How ranchers and the bison they manage might save each other from extinction.
The evidence available to determine the history of bison ecology in the SLV is scant.
Aldo Leopold, considered by many the father of wildlife conservation and the wilderness system in America, once wrote of watching a wolf die when he was young.
The Nature Conservancy’s Chris Pague sat down with us at Bison Works 2018 to discuss the history of the Medano-Zapata herd, bison ecology, and the prospects for a future of wild bison.
What does it take to conserve a species whose original range once stretched uninterrupted across an entire continent?
Over the course of the summer of 2017, I tried to grapple with understanding the meaning of the ranching heritage of the West, and, given the history of irresponsible and destructive ranching practices on western rangelands, the unique ways that ambitious biodiversity conservation is able to coexist with for-profit livestock production at a large scale at Zapata.”
Duke Phillips could have been a “normal” rancher. Raised in northern Mexico in a second-generation ranching family, he came of age in a world where cowboys shot coyotes to protect their calves, ranches were grazed in their entirety year-round, and cattlemen were just that–men who raised cattle. The rancher-conservationist had yet to emerge. While the tide has been changing in recent years, with more and more farmers and ranchers embracing their role as land stewards, perhaps Phillips’ most radical act has been not just to join this growing group of agricultural conservationists, but, since the very beginning, to throw the doors open and invite others to observe and participate in the project for sustainable ranching.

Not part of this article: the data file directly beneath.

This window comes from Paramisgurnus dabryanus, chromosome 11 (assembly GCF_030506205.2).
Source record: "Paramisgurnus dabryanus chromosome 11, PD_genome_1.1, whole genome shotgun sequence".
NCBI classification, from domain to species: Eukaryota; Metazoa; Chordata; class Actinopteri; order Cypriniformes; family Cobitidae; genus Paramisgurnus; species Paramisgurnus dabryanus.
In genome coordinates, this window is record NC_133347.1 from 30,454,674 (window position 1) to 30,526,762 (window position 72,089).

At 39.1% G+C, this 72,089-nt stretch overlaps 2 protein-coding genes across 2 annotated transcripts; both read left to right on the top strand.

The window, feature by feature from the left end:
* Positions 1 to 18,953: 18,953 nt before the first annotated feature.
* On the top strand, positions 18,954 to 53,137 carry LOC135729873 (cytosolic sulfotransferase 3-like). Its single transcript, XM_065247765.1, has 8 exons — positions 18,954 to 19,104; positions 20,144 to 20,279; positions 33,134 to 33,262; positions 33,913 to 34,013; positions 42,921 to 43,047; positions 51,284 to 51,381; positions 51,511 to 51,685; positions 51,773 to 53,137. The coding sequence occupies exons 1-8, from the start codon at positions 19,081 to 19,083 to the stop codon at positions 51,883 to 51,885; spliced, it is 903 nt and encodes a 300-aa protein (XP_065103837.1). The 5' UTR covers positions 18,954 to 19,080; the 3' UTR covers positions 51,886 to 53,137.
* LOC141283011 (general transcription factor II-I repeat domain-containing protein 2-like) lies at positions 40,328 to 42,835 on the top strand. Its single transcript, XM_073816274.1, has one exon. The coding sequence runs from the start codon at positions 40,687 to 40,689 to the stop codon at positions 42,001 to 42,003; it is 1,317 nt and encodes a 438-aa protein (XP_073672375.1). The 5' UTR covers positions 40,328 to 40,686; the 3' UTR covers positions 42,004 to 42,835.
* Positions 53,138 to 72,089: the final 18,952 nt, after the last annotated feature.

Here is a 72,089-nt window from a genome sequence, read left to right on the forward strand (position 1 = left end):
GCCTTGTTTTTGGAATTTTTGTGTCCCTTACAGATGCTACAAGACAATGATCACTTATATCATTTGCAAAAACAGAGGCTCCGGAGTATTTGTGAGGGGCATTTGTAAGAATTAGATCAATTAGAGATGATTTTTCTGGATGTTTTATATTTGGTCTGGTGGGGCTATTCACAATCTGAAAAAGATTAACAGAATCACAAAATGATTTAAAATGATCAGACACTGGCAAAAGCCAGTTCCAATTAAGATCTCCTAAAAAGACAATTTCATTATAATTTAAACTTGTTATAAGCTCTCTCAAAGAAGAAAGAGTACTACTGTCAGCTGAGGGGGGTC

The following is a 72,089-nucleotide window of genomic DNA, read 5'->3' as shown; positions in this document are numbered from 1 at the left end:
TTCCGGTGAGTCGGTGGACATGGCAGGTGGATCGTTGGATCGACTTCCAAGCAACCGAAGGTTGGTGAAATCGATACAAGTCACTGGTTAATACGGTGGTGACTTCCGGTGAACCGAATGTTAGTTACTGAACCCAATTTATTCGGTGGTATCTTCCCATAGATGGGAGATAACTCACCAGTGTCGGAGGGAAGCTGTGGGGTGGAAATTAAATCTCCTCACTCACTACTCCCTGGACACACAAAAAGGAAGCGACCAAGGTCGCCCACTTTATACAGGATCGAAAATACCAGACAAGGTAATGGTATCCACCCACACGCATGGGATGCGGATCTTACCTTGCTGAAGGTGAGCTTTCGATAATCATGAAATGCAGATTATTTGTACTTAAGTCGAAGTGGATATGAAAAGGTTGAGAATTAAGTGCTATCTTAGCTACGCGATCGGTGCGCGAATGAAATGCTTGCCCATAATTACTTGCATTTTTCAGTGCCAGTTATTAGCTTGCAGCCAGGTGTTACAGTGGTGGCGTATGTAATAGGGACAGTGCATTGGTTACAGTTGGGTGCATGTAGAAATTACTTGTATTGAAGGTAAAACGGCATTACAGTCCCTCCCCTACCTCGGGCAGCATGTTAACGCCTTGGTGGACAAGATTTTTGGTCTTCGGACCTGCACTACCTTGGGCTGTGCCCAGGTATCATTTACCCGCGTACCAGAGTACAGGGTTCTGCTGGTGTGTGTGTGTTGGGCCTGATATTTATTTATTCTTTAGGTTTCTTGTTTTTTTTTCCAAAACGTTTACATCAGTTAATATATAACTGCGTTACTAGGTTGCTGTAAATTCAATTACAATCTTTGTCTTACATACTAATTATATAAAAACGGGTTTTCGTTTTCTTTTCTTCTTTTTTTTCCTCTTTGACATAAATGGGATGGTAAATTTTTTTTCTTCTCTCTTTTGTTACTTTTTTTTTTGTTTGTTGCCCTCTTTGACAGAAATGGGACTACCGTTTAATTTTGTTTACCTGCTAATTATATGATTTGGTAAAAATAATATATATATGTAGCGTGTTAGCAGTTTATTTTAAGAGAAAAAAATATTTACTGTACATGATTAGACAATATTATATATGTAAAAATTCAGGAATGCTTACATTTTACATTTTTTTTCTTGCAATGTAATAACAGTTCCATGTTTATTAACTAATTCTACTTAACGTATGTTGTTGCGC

Wrangler Frankie Zwick reflects on a season at Zapata capped off by a week with bison.
In order to maximize their efficiency and ensure the well-being of the herd, Duke and his crew have developed modern methods for the roundup.